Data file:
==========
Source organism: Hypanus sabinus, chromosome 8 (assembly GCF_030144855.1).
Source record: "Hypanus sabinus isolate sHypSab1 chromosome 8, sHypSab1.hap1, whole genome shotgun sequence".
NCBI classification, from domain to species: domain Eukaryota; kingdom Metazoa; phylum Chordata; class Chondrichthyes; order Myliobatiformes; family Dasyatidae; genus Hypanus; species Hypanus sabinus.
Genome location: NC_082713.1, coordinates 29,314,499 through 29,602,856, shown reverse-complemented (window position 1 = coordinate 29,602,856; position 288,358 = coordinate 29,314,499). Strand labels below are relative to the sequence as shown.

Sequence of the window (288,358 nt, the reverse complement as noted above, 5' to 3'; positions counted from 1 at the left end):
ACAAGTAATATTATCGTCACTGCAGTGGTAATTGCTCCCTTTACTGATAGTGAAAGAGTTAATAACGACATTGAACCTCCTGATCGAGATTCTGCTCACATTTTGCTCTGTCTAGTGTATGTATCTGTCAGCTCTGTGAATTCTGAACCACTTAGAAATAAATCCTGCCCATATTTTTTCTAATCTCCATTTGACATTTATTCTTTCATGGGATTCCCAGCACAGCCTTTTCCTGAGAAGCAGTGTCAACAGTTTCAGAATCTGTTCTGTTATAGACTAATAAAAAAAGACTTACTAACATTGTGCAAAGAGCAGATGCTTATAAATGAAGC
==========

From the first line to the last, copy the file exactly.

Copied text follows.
Source organism: Hypanus sabinus, chromosome 8 (assembly GCF_030144855.1).
Source record: "Hypanus sabinus isolate sHypSab1 chromosome 8, sHypSab1.hap1, whole genome shotgun sequence".
NCBI classification, from domain to species: domain Eukaryota; kingdom Metazoa; phylum Chordata; class Chondrichthyes; order Myliobatiformes; family Dasyatidae; genus Hypanus; species Hypanus sabinus.
Genome location: NC_082713.1, coordinates 29,314,499 through 29,602,856, shown reverse-complemented (window position 1 = coordinate 29,602,856; position 288,358 = coordinate 29,314,499). Strand labels below are relative to the sequence as shown.

Sequence of the window (288,358 nt, the reverse complement as noted above, 5' to 3'; positions counted from 1 at the left end):
ACAAGTAATATTATCGTCACTGCAGTGGTAATTGCTCCCTTTACTGATAGTGAAAGAGTTAATAACGACATTGAACCTCCTGATCGAGATTCTGCTCACATTTTGCTCTGTCTAGTGTATGTATCTGTCAGCTCTGTGAATTCTGAACCACTTAGAAATAAATCCTGCCCATATTTTTTCTAATCTCCATTTGACATTTATTCTTTCATGGGATTCCCAGCACAGCCTTTTCCTGAGAAGCAGTGTCAACAGTTTCAGAATCTGTTCTGTTATAGACTAATAAAAAAAGACTTACTAACATTGTGCAAAGAGCAGATGCTTATAAATGAAGC